If you ask me, Friction’s mighty d&b label Shogun audio fell off slightly for a period a few years ago. After pioneering a come back in dark, deep, hard hitting d&b with a minimalist futuristic twist to boot through seminal albums such as Alix Perez’s 1984, Icicles incredible Under the Ice EP and an unlistable amount of forward thinking singles from the likes of Rockwell and Spectrasoul, things just became a bit, for want of a better word, stale. However, in the last year that’s begun to change, with Spectrasoul’s incredible Delay No More EP marking their return to the front line and more recently Total Science’s excellent See Your Face EP and Spectrasoul’s scintillating Play the Fool/Bugsy receiving shining reviews from me. With that said, I was curious to see how this would translate to their second various artists LP, Way of the Warrior II, a release that drops this Monday (11th November).
Shogun have a long standing tradition of Various Artist EPs, with their excellent Assassins series and later the Evolution EP, using them not only to showcase their staple artists but also bring new names into the fold that over the years have kept their sound fresh, but it wasn’t until late 2011 that they translated that to the LP format, showcasing the true strength of their lineup in one place. Now following that up, this twelve track release (six for the vinyl), sees some of their exclusive signings such as Icicle, Spectrasoul and Rockwell hold the fort alongside label bosses Friction & K-Tee while some of their more occasional collaborators such as Optiv & BTK, DLR and Total Science join in. On top of that, Liquid dons Technimatic and the technical Fourward step up from Shoguns smaller sub label SGN:Ltd, joined by a name completely new to the family; Joe Ford. Despite a surprising lack of a certain Mr. Perez, it’s a really strong lineup that translates into a rock solid release, although a bit too busy and tech heavy in large portions for my particular taste.
Having moved from the sharp, more spaced out drum futurism that used to define the label’s sound, this release largely continues their foray into a harder, more traditionally dance floor, sound defined by it’s slapping snares and mid range synth work. Optiv & BTK’s opening track Picture Perfect, with it’s male vocals adding a touch of soul, is a prime example of this, while Rockwell’s Sick of it All takes things harder still after a more spacey intro drops through an agonizingly long drum roll into tech savagery as he flaunts his synth and drum programming prowess. Meanwhile, Fourward’s western meets dark tech intro of On a Knife Edge must be complimented, and Joe Ford’s Stride displays a true mastery of sound design that leaves little room to wander how he managed to skip the SGN:Ltd stage to accompany the big boys.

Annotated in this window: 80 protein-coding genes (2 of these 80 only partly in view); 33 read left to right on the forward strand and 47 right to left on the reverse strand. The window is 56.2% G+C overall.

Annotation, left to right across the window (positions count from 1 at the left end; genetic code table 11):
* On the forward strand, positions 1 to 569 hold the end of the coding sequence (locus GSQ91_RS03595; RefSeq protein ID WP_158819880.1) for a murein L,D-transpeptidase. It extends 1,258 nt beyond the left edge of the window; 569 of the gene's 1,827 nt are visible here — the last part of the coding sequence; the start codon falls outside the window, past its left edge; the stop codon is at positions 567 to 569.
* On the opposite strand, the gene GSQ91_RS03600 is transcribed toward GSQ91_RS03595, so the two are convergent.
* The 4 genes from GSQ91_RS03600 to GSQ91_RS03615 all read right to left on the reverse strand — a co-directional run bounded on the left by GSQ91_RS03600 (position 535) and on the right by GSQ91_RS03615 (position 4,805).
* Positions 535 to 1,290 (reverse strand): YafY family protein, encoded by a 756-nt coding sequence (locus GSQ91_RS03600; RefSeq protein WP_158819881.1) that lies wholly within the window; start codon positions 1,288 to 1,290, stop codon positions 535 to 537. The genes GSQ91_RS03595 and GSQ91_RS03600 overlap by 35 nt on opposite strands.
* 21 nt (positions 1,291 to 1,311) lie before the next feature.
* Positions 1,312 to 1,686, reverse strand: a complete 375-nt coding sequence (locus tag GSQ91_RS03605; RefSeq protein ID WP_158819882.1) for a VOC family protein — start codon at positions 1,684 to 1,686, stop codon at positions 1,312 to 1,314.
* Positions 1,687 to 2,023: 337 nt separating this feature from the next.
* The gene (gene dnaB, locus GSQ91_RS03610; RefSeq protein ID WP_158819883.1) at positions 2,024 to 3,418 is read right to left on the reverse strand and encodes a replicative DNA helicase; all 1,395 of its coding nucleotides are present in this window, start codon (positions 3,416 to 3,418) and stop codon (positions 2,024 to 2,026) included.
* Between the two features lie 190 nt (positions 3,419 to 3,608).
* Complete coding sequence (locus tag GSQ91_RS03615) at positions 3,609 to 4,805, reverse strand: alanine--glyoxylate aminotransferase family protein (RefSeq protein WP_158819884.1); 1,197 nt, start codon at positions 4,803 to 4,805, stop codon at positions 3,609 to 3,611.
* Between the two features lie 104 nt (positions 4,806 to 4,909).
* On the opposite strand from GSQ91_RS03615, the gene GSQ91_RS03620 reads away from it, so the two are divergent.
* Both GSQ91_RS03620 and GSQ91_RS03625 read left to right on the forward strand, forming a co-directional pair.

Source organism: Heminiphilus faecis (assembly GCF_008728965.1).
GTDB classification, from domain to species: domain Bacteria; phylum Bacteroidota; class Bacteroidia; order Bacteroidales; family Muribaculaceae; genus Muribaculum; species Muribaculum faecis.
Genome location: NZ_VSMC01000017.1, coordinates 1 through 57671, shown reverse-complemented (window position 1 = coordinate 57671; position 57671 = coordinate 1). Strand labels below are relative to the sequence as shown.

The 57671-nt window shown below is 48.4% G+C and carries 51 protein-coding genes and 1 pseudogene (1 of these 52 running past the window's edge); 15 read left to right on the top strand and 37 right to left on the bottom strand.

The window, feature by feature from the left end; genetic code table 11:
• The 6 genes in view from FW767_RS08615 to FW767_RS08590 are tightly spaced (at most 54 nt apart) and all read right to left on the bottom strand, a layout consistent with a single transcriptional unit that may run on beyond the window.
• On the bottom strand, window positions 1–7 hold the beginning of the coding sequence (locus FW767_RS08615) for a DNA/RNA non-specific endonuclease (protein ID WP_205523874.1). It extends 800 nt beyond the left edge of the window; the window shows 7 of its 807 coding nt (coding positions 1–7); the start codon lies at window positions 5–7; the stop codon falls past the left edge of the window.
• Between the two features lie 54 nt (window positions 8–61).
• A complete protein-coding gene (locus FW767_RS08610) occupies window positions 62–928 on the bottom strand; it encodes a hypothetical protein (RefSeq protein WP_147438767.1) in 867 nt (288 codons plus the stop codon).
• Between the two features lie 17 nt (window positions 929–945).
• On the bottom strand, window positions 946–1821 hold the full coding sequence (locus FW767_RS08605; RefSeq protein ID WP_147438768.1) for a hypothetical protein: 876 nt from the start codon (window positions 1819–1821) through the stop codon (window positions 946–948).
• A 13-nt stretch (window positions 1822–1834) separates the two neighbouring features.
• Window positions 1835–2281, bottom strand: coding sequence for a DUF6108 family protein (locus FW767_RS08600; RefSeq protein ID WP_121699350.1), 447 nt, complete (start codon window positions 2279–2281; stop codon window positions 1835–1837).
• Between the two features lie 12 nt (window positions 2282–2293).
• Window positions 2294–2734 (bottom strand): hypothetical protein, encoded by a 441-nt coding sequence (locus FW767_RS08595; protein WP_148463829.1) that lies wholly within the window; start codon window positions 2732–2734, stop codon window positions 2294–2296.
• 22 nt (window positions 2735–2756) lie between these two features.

DLR’s Sleep Talk is without a doubt one of my highlights, slowing the pace and edging the sound slightly deeper compared to that of it’s predecessors with a smooth drop and a more mellow break that lets the track ease effortlessly through it’s catchy vocal, perfect atmospherics and subtle bassline as it’s elements drop in and out. Lighter still, Technimatic’s Bristol, straddled by Spectrasoul’s Slippin’ and Hearts, forms a more melodic section of the LP that takes things into territory we tend to favour round these parts. Slippin’ is an ingenious little deep, haunting number where male vocals and soft melodies lead into a pulsing bass line, static filled snare and eventual twanging synths for a tune that, by being different from everything around it, is typically Spectrasoul and perhaps takes my number one spot. Meanwhile, Hearts is again brimming with soul but with a much more melodic atmosphere, a more traditional liquid break and rolling bass line providing the backdrop for silky pianos and vibrating pads. Lastly, Technimatic’s Bristol continues their long standing record of doing no wrong, jazzy brass and a warm bass line carrying a liquid tune that simple does exactly what it says on the tin for another vibey addition to their back catalog.
A release primarily for the tech DJs, in that sense Shogun continue something they’ve excelled at in more recent times; providing some of the most useful DJ tools around that, although not particularly original or unique, will without a doubt destroy dance floors. Meanwhile however, there are also a selection of headphone gems thrown into the mix that provide a touch of class and variety to an otherwise fairly single minded LP. Hearts and Bristol both make the vinyl release, something I’m particularly glad of, and Joe Ford’s Stride is definitely a good choice there, something I feel reveals an honorable approach in picking the vinyl tunes purely on their merit rather than simply established names. Another strong release, Shogun seem to be somewhat stuck in a middle ground in terms of sound at times, but that provides a pleasant variety to an LP that’s without a doubt packed full of the highest quality sound design. Head over to the Shogun Website to pre order in any format. Also check out details of the London launch party below.
Konchis & Physiks- The Lying, The Rich and the War Globe (Free) Next Post:
DJ Premier @ The Doctors Orders: 19th October